Calling it a “whole new era for network television,” NBC Universal Television President Jeff Zucker admitted Friday that the loss of “Friends” “turned out to be a little tougher than we expected” and that the network could possibly sink to fourth place among younger viewers if its slate of midseason shows fails to boost the network’s viewership.
Even Fox, which has lagged all season in the ratings, is likely to remain a contender among broadcast networks now that its ratings juggernaut, “American Idol,” has premiered its fourth season with record ratings.
Zucker and NBC President of Entertainment Kevin Reilly talked about the network’s lukewarm performance during an open forum with reporters at the semiannual gathering of the Television Critics Assn. in Universal City.
For the first time in several years, NBC entered the gathering not as the No. 1 network but in third place among viewers ages 18 to 49. And it showed. Both executives acknowledged the network is struggling but expressed optimism that their new crop of shows -- such as “Medium,” “Committed,” “The Office” and “The Contender,” and two miniseries, “Revelations” and “Hercules” -- will help turn things around.
“Medium” opened to impressive ratings -- 16 million viewers tuned in for its premiere this month -- in one of the schedule’s toughest spots, opposite CBS’ “CSI: Miami,” which averages 19.5 million viewers.
“In a winning culture, [ranking third] leads to focus and fosters creativity,” Reilly said. “I can’t predict when we’re going to be No. 1, but I can say with confidence that you’re going to see some great things coming.”
Zucker also said the network is doing what it can to hold on to Katie Couric, the cohost of the “Today” show.
Couric’s contract with NBC ends in 18 months, and it is rumored that Viacom co-chairman Leslie Moonves, who oversees the CBS television network, has met with her about a possible role after “CBS Evening News” anchor Dan Rather leaves. Moonves declined to comment on that earlier this week.
Initially, Zucker joked about the plausibility of Couric leaving.
“All we’ve decided is that if CBS goes after Katie, we’re going after Julie Chen,” he quipped, referring to the co-anchor of CBS’ “The Early Show” and Moonves’ new wife.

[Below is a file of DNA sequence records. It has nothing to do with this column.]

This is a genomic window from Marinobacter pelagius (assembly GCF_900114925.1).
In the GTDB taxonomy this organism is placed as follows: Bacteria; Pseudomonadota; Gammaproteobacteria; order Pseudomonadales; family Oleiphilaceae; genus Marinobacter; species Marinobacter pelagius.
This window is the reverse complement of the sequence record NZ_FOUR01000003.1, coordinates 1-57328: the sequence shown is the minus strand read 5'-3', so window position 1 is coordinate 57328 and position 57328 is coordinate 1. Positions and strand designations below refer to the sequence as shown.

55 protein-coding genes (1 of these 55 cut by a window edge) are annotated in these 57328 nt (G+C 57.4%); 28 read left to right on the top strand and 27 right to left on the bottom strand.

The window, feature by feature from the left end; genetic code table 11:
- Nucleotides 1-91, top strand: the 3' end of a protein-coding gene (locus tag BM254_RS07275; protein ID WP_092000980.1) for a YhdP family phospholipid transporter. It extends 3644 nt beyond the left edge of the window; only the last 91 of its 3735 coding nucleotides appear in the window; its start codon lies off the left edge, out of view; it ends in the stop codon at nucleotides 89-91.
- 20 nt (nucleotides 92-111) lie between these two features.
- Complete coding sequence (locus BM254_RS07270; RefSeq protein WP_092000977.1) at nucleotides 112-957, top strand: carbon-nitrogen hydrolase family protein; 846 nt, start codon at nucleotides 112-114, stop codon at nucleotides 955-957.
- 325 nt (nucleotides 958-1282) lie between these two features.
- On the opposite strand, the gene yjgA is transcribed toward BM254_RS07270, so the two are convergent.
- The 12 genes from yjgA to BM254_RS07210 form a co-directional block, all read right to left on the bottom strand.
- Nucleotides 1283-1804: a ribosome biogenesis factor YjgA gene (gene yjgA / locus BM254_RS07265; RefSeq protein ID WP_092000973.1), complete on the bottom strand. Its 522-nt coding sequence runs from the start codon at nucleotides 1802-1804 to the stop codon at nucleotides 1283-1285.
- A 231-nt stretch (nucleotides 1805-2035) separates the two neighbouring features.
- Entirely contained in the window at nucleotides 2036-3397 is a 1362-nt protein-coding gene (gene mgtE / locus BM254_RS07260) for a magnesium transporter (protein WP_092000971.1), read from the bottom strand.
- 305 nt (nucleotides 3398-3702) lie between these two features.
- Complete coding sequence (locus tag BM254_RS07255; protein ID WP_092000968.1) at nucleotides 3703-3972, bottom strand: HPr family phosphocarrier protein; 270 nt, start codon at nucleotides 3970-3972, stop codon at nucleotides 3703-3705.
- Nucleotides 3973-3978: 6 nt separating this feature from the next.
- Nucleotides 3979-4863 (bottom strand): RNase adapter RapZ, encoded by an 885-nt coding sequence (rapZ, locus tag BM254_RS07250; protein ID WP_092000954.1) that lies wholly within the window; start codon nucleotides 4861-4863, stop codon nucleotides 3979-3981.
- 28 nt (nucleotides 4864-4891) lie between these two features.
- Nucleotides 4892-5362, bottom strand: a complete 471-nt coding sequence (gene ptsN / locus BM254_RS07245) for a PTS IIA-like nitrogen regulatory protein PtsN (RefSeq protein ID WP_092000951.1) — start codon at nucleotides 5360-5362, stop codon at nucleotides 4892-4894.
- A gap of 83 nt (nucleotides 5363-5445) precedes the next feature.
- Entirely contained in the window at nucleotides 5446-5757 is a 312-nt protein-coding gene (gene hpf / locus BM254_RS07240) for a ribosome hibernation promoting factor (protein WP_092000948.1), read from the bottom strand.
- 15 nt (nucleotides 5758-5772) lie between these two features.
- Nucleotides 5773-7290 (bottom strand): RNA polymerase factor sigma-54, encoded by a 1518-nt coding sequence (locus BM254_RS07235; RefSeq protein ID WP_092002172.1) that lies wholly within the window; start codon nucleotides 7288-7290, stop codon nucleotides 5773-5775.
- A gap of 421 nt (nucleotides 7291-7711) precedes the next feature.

Zucker also made pointed remarks about CBS News, which recently drew criticism from an independent review panel about its handling of a “60 Minutes Wednesday” report on President Bush’s military service.
Zucker said he was surprised to learn from the independent report that Rather had minimal involvement with the reporting and fact checking.
“The degree to which responsibility was abdicated on a piece about the president of the United States six weeks before the election is something that would never happen under Tom Brokaw or Brian Williams, and the lack of involvement in a piece of that magnitude was shocking,” Zucker said.
CBS’ story, which raised allegations of favoritism for President Bush while he served in the Texas Air National Guard, would not have gotten on the air at NBC because of safeguards that were in place at the network several years ago, Zucker said. NBC came under fire in 1992 after airing a “Dateline NBC” story that faked a truck crash.
“We learned lessons at NBC more than a decade ago when we had an issue with ‘Dateline,’ ” he said. “The biggest shock to us is those guidelines don’t exist there.”
CBS declined to comment on Zucker’s statements.
Among six broadcast networks, NBC has fallen from the top spot it held for eight of the last nine seasons, to third -- behind CBS and ABC, and just ahead of Fox, which could catch up with shows such as “American Idol,” “24" and “A Simple Life” on its midseason schedule.
But as Zucker pointed out, the race is close among all four networks, and NBC remains the leader among affluent, 18- to 49-year-old viewers -- a factor that he expects advertisers to take into consideration when ordering their purchases for commercial spots this fall.
Whatever happens when the season ends in May, Zucker said, no single person will take the blame for the network’s ratings performance.
“We don’t like being in third. We’re not going to like being in fourth if that were to happen. But we don’t think that will happen. We hope it doesn’t happen. It’s incredibly tightly bunched. I don’t know what will happen,” he said.
Reilly took leadership of the network in July after a successful run at basic cable network FX, where he developed critically acclaimed and award-winning hits such as “The Shield” and “Nip/Tuck.” He said in an interview that he believes NBC hired him to “create some noisier fare.”
Reilly has ordered the following pilots for fall consideration: “Fathom,” a drama about aliens who live on the bottom of the ocean; “Book of Daniel,” a drama about an Episcopalian reverend who is addicted to prescription drugs and speaks to a hip Jesus; an untitled drama by Jerry Bruckheimer set in the Pentagon; “Earl,” a single-camera comedy about a redneck dimwit who wins the lottery and decides to change his life; and “Dante,” a sitcom about a self-absorbed NFL superstar and his uncle, who happens to be a “little person” played by Tony Cox (“Bad Santa”).
“NBC has been known for genre-defining shows,” said Reilly. “The first time you saw ‘Law & Order,’ ‘ER,’ ‘Miami Vice,’ ‘St. Elsewhere’ and ‘Seinfeld,’ those shows felt like they had a tone and a voice that hadn’t been seen on television before. That’s what I’m chasing.”